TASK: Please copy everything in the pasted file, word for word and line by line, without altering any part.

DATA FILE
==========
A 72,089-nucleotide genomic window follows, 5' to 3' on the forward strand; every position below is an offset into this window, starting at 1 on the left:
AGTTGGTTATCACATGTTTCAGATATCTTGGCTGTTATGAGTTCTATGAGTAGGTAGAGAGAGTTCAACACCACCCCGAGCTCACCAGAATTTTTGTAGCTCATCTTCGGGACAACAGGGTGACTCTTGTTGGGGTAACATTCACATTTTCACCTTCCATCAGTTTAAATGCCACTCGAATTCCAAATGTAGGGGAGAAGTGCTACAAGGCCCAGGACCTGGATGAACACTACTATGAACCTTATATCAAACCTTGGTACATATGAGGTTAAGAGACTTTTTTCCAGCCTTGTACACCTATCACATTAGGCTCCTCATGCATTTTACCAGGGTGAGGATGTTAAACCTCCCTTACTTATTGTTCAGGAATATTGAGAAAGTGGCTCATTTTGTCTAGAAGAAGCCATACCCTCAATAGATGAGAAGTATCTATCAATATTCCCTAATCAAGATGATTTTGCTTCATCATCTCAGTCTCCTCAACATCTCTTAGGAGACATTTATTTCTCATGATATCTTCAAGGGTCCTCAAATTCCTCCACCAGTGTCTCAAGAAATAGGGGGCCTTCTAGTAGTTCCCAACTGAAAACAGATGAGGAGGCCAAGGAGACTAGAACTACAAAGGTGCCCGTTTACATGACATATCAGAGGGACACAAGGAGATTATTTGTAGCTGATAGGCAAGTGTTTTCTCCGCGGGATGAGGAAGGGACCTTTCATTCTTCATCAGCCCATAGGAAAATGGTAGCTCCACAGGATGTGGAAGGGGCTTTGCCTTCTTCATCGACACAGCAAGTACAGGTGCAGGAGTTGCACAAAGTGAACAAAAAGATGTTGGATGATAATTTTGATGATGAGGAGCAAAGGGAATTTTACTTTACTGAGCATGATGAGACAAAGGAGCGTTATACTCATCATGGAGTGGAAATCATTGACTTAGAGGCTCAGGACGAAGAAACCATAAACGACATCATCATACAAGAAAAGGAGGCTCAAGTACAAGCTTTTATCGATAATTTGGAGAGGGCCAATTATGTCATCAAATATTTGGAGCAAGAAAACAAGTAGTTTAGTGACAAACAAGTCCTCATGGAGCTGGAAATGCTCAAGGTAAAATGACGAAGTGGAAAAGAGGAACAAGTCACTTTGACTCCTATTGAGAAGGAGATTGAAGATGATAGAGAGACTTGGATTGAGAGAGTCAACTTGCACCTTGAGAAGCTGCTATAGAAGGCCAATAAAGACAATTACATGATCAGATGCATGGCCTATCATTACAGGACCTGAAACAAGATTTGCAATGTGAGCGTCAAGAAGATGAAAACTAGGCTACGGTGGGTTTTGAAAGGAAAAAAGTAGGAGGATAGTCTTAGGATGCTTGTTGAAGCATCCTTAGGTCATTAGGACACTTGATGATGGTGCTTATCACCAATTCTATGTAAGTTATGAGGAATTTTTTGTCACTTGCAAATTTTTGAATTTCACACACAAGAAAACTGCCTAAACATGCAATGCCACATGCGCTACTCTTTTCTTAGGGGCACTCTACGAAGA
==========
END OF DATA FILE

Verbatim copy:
A 72,089-nucleotide genomic window follows, 5' to 3' on the forward strand; every position below is an offset into this window, starting at 1 on the left:
AGTTGGTTATCACATGTTTCAGATATCTTGGCTGTTATGAGTTCTATGAGTAGGTAGAGAGAGTTCAACACCACCCCGAGCTCACCAGAATTTTTGTAGCTCATCTTCGGGACAACAGGGTGACTCTTGTTGGGGTAACATTCACATTTTCACCTTCCATCAGTTTAAATGCCACTCGAATTCCAAATGTAGGGGAGAAGTGCTACAAGGCCCAGGACCTGGATGAACACTACTATGAACCTTATATCAAACCTTGGTACATATGAGGTTAAGAGACTTTTTTCCAGCCTTGTACACCTATCACATTAGGCTCCTCATGCATTTTACCAGGGTGAGGATGTTAAACCTCCCTTACTTATTGTTCAGGAATATTGAGAAAGTGGCTCATTTTGTCTAGAAGAAGCCATACCCTCAATAGATGAGAAGTATCTATCAATATTCCCTAATCAAGATGATTTTGCTTCATCATCTCAGTCTCCTCAACATCTCTTAGGAGACATTTATTTCTCATGATATCTTCAAGGGTCCTCAAATTCCTCCACCAGTGTCTCAAGAAATAGGGGGCCTTCTAGTAGTTCCCAACTGAAAACAGATGAGGAGGCCAAGGAGACTAGAACTACAAAGGTGCCCGTTTACATGACATATCAGAGGGACACAAGGAGATTATTTGTAGCTGATAGGCAAGTGTTTTCTCCGCGGGATGAGGAAGGGACCTTTCATTCTTCATCAGCCCATAGGAAAATGGTAGCTCCACAGGATGTGGAAGGGGCTTTGCCTTCTTCATCGACACAGCAAGTACAGGTGCAGGAGTTGCACAAAGTGAACAAAAAGATGTTGGATGATAATTTTGATGATGAGGAGCAAAGGGAATTTTACTTTACTGAGCATGATGAGACAAAGGAGCGTTATACTCATCATGGAGTGGAAATCATTGACTTAGAGGCTCAGGACGAAGAAACCATAAACGACATCATCATACAAGAAAAGGAGGCTCAAGTACAAGCTTTTATCGATAATTTGGAGAGGGCCAATTATGTCATCAAATATTTGGAGCAAGAAAACAAGTAGTTTAGTGACAAACAAGTCCTCATGGAGCTGGAAATGCTCAAGGTAAAATGACGAAGTGGAAAAGAGGAACAAGTCACTTTGACTCCTATTGAGAAGGAGATTGAAGATGATAGAGAGACTTGGATTGAGAGAGTCAACTTGCACCTTGAGAAGCTGCTATAGAAGGCCAATAAAGACAATTACATGATCAGATGCATGGCCTATCATTACAGGACCTGAAACAAGATTTGCAATGTGAGCGTCAAGAAGATGAAAACTAGGCTACGGTGGGTTTTGAAAGGAAAAAAGTAGGAGGATAGTCTTAGGATGCTTGTTGAAGCATCCTTAGGTCATTAGGACACTTGATGATGGTGCTTATCACCAATTCTATGTAAGTTATGAGGAATTTTTTGTCACTTGCAAATTTTTGAATTTCACACACAAGAAAACTGCCTAAACATGCAATGCCACATGCGCTACTCTTTTCTTAGGGGCACTCTACGAAGA